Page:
SERMON TEXT: Matthew 5:21-26

SCRIPTURES REFERENCED: James 4:1-2, Ephesians 4:26-27, Galatians 5:22-23, Matthew 15:19, Matthew 18:21-22, Matthew 5:3, Matthew 18:32-33, Ephesians 4:31-32, 

NEW CITY CATECHISM: Question # 10 | What does God require in the first, second, and third commandments? First, that we know and trust God as the only true and living God. Second, that we avoid all idolatry and do not worship God improperly. Third, that we treat God’s name with fear and reverence, honoring also his Word and works.


  1. Two Kinds of Anger
  2. Our Murderous Anger
  3. Jesus’ Worshipping, Reconciling Kingdom


Kellerman: Okay. So upset is a code word for anger and people — you see, if you’re upset, it’s socially desirable. If you’re angry it’s socially undesirable.

REHM: And what about depression? Is that the flip side of anger?

KELLERMAN: I wouldn’t even say it’s a flip side, but, you’re right. It’s a synonym. And it’s a displaced symbolic, you know, way of expressing anger. You know anger has the largest glossary of any primary emotion. For example, dissatisfied, depressed, moody, bored even, frustrated, upset and the cardinal synonym for anger that people use, this code word, stressed. Stress is nothing but feeling angry underneath. People don’t want to know that they’re angry, but they don’t mind knowing that they’re stressed. They don’t mind knowing they’re upset. Any word that is socially desirable is okay, but anger’s not okay because it’s socially undesirable. Even anger related traits are socially undesirable. Sullenness is not desirable. Argumentativeness is not desirable. These are anger related traits. Fear related traits are much more desirable. Caution, for example is considered desirable…
— The Diane Rehm Show, NPR
Anger is a gift
— Zach De La Rocha, Rage Against the Machine
When I am angry I can write, pray and preach well, for then my whole temperament is quickened, my understanding sharpened, and all mundane vexations and temptations are gone.
— Martin Luther
Anger is an intrinsically moral matter…anger evaluates; that is, it weighs something or someone, finds it lacking, wrong, or displeasing, and then moves into action. Anger arouses us to attack or discredit what we find displeasing. Anger has on occasion been well-described as the “moral emotion.” It is a self-contained judicial system, reacting to perceived wrong with energy.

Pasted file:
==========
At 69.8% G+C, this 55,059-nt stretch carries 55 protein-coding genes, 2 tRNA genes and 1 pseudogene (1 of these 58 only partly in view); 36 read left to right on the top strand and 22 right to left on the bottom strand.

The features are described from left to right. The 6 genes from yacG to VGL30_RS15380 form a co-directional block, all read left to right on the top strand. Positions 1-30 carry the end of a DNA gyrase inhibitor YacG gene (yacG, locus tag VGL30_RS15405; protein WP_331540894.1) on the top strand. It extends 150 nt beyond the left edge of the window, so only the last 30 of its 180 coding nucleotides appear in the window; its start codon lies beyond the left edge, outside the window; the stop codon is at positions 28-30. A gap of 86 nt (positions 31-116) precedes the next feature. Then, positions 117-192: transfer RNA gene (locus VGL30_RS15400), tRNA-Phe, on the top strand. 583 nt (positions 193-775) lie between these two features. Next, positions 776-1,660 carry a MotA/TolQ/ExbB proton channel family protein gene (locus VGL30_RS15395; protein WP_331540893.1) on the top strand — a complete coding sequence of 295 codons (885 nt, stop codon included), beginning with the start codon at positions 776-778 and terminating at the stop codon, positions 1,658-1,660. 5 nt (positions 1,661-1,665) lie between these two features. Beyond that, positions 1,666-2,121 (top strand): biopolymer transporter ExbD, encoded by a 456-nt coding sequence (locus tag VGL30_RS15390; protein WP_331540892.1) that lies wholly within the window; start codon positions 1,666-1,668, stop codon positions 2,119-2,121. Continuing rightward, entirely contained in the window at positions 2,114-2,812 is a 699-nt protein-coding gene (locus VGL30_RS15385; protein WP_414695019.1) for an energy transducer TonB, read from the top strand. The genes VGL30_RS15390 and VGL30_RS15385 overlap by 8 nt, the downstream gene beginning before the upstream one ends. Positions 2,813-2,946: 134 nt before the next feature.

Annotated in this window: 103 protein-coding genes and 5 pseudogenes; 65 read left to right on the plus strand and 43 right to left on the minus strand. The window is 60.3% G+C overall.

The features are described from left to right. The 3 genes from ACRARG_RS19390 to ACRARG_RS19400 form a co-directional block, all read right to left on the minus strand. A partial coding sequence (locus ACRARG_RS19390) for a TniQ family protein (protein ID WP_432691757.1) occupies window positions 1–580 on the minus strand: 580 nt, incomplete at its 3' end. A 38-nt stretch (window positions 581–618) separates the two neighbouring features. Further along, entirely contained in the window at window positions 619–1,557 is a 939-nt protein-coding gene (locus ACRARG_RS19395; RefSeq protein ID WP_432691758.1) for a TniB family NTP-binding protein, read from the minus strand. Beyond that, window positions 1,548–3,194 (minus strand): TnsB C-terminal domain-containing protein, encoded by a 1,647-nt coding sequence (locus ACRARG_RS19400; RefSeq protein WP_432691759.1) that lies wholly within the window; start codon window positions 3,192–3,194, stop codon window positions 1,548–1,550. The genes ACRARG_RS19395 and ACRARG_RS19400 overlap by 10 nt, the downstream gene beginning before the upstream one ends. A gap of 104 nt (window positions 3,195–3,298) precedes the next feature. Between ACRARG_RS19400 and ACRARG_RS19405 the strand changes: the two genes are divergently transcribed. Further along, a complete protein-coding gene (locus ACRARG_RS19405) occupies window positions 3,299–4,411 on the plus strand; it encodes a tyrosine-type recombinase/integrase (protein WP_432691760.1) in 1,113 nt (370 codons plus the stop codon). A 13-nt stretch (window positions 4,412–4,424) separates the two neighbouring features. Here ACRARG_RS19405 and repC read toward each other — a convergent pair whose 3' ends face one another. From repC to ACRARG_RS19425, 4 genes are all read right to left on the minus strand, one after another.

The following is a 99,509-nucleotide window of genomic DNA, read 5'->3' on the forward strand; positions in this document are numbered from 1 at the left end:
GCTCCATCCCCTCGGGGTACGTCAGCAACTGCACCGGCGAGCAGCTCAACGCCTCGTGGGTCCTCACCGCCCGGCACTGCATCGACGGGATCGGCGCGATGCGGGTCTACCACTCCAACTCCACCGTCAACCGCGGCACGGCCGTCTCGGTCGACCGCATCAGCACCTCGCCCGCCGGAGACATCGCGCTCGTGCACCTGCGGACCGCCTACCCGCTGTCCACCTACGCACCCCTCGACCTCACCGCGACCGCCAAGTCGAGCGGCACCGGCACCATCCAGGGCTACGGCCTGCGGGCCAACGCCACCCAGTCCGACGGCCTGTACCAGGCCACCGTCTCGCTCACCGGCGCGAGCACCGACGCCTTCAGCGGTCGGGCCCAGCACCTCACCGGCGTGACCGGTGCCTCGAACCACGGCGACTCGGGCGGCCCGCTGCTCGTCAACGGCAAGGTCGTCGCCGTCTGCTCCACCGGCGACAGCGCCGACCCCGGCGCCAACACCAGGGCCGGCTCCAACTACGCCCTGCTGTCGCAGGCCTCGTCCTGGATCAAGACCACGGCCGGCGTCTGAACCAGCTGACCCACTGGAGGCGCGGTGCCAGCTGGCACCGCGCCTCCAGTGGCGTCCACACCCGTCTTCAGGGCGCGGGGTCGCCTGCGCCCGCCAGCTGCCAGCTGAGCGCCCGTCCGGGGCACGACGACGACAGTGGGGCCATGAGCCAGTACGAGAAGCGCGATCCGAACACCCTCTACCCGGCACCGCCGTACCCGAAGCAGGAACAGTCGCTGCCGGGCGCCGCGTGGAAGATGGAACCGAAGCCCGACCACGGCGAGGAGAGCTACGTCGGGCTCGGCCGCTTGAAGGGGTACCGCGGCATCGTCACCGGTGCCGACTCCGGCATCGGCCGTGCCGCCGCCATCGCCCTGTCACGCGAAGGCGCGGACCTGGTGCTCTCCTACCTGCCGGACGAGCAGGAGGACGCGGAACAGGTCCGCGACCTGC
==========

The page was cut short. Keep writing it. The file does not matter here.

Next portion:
— David Powlison, The Journal of Biblical Counseling
“An angry man stirs up strife” (Proverbs 29:22). Angry people are divisive; divisive people are angry. You will often witness immediate consequences in the lives of those you counsel: frightened children, an embittered spouse, spoiled friendships, health problems, difficulties in the workplace, estrangements at church. Troubles dog the steps of an angry person: “A man of great anger shall bear the penalty, for if you rescue him, you will only have to do it again” (Proverbs 19:19).
— David Powlison, The Journal of Biblical Counseling
He annoys people when he talks like this. Because the implication of his perfectionism is that everybody is guilty; and if everybody is guilty, nobody gets to congratulate themselves, and murderers and adulterers cannot be shunned….They are not outcasts, they do not belong in a category of unclean persons that the clean rest of us can hold at arm’s length. Yeshua insists that being unclean is not a temporary violation of the proper state of things. It is the normal human condition…

If you won’t hear the bad news about yourself, you can’t know yourself. You condemn yourself to the maintenance of an exhausting illusion, a false front to your self which keeps out doubt and with it hope, change, nourishment, breath, life. If you won’t hear the bad news, you can’t begin to hear the good news about yourself either. And you’ll do harm. You’ll be pumped up with the false confidence of virtue, and you’ll think it gives you a license, and a large share of all the cruelties in the world will follow, for evil done knowingly is rather rare compared to the evil done by people who’re sure that they themselves are good, and that evil is hatefully concentrated in some other person; some other person who makes your flesh creep because they have become exactly as unbearable, as creepy, as disgusting, as you fear the mess would be beneath your own mask of virtue, if you ever dared to look at it. 
— Francis Spufford, Unapologetic
Even though it was midday, a dreadful darkness covered the face of the world. The sun could not shine. The earth trembled and quaked. The great mountains shook. Rocks split in two. Until it seemed that the whole world would break. That creation itself would tear apart.

The full force of the storm of God’s fierce anger at sin was coming down. On his own Son. Instead of his people. It was the only way God could destroy sin, and not destroy his children whose hearts were filled with sin.

Then Jesus shouted out in a loud voice, “It is finished!”

And it was. He had done it. Jesus had rescued the whole world.

“Father!” Jesus cried. “I give you my life.” And with a great sign he let himself die.

Strange clouds and shadows filled the sky. Purple, orange, black. Like a bruise.
— The Jesus Storybook Bible
Because Jesus bore God’s anger at sin you, Christian, never will have to. You will only, ever, always know him as a loving Father.
— Nick Bogardus

Seven Questions for Anger

1. Do you get angry about the right things? 

2. Do you express anger in the right way? 

3 How long does your anger last?

4. How controlled is your anger?

5. What motivates your anger?

6. Is your anger ‘primed and ready’ to respond to a person’s habitual sins?

7. What is the effect of your anger?

- David Powlison, The Journal of Biblical Counseling


My Lord I Did Not Choose You

Jesus Paid It All

How Deep The Fathers Love

Lord, I Need You

All The Poor and Powerless